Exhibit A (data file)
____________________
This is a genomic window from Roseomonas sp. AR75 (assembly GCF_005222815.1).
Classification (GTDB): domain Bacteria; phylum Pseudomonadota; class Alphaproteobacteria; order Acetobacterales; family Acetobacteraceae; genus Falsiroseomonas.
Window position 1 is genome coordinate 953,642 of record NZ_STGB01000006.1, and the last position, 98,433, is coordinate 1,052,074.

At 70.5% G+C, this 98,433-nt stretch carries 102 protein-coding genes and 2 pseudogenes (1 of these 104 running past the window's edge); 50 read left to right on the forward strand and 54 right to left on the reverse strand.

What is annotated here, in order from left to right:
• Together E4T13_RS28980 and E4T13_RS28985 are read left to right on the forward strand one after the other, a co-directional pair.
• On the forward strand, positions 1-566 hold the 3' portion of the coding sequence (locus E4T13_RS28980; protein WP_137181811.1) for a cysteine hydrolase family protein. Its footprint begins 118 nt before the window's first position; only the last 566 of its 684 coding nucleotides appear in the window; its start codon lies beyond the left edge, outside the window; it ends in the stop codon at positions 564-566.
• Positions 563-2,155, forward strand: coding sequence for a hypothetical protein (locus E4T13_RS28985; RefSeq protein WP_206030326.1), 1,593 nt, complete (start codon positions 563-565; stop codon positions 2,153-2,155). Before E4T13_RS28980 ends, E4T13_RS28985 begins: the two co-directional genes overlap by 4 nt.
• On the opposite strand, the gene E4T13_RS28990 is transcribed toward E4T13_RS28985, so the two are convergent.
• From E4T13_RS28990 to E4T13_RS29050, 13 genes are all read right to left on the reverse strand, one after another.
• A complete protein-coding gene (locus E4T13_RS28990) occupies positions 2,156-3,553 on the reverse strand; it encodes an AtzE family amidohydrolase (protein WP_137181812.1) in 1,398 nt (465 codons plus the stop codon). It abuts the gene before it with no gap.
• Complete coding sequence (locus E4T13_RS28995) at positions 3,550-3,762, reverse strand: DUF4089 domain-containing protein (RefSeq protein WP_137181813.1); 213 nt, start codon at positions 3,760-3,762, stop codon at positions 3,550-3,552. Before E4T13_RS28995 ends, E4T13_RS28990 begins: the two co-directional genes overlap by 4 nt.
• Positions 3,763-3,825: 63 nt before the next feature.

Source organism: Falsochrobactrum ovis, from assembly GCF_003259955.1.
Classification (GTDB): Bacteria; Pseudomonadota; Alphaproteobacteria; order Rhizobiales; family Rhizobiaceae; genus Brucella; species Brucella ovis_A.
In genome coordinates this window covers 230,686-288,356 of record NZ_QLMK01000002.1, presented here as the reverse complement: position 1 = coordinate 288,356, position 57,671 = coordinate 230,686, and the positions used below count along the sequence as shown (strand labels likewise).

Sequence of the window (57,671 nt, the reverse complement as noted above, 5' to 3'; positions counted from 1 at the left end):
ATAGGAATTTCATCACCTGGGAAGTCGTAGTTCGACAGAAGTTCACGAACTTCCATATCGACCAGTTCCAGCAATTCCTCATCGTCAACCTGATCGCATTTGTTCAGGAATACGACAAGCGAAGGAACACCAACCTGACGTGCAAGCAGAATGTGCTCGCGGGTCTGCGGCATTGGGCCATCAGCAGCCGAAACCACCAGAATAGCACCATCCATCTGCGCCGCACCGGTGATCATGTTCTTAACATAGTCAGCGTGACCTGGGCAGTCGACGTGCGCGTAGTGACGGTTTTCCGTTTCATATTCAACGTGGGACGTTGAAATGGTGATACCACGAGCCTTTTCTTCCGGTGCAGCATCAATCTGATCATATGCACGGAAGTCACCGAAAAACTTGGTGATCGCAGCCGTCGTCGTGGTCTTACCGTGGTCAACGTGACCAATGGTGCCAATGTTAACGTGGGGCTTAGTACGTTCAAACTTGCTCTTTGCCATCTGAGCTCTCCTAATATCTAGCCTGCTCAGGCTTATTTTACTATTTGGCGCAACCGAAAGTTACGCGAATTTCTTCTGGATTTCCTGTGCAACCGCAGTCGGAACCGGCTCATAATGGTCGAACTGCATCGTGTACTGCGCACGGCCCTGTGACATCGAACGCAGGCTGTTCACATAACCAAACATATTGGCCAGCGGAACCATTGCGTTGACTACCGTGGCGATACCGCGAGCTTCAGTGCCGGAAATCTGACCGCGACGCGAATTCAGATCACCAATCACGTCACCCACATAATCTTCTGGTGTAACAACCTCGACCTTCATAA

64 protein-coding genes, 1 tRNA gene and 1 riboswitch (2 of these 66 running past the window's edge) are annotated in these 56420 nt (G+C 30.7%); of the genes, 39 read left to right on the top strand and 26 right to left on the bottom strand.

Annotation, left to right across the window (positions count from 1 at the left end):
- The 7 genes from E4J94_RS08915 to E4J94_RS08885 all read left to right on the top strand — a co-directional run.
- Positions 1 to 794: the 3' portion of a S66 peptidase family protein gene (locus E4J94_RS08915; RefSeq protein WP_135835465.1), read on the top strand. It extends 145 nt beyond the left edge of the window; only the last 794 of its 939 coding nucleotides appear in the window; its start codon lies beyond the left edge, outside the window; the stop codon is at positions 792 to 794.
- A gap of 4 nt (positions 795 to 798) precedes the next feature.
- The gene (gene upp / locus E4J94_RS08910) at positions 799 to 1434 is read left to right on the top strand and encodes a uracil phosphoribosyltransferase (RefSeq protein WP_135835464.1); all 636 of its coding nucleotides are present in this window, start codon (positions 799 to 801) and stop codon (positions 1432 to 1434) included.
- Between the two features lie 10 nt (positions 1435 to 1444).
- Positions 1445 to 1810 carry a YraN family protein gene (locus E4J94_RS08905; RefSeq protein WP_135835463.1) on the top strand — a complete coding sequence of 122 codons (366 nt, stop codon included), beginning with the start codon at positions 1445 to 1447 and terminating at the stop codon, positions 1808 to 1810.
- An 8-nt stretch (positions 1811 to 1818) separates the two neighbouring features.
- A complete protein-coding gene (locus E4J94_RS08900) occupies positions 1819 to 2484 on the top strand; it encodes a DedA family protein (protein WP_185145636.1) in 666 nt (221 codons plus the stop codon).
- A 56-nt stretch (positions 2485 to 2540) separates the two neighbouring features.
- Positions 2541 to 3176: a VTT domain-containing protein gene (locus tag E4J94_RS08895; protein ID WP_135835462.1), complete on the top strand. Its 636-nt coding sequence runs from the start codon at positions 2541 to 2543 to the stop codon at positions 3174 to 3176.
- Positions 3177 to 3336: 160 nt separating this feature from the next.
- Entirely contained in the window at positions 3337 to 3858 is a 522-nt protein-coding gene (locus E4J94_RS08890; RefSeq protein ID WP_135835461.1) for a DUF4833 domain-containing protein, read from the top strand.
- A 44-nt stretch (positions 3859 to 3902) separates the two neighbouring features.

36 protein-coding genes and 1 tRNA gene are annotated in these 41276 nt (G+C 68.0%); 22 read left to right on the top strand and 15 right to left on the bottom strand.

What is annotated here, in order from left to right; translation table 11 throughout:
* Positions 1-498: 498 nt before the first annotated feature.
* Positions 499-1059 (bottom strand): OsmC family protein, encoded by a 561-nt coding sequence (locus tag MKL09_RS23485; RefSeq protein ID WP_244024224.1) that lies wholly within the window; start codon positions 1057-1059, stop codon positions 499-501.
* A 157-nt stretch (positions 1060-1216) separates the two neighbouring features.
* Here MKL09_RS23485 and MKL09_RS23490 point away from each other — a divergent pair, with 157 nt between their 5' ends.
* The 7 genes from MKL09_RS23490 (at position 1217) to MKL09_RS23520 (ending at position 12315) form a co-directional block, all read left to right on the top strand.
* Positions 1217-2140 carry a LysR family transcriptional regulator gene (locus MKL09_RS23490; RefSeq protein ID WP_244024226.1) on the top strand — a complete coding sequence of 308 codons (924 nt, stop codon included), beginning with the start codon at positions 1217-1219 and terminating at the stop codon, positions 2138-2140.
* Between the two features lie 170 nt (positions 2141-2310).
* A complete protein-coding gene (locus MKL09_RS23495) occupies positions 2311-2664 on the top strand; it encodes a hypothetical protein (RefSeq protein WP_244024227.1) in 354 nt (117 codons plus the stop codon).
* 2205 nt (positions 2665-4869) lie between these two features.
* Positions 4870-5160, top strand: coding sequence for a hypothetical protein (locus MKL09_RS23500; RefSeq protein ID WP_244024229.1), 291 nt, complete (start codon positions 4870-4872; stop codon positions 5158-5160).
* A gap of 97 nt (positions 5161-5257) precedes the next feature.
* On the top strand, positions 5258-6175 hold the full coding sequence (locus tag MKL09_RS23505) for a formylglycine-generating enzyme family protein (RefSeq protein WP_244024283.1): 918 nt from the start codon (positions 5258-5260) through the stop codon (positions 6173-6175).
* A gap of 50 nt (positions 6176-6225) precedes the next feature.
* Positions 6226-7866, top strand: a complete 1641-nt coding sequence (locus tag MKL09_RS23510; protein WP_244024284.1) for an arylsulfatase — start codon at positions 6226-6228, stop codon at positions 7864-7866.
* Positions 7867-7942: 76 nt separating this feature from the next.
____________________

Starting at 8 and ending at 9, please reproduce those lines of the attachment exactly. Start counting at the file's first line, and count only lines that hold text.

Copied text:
• Positions 563-2,155, forward strand: coding sequence for a hypothetical protein (locus E4T13_RS28985; RefSeq protein WP_206030326.1), 1,593 nt, complete (start codon positions 563-565; stop codon positions 2,153-2,155). Before E4T13_RS28980 ends, E4T13_RS28985 begins: the two co-directional genes overlap by 4 nt.
• On the opposite strand, the gene E4T13_RS28990 is transcribed toward E4T13_RS28985, so the two are convergent.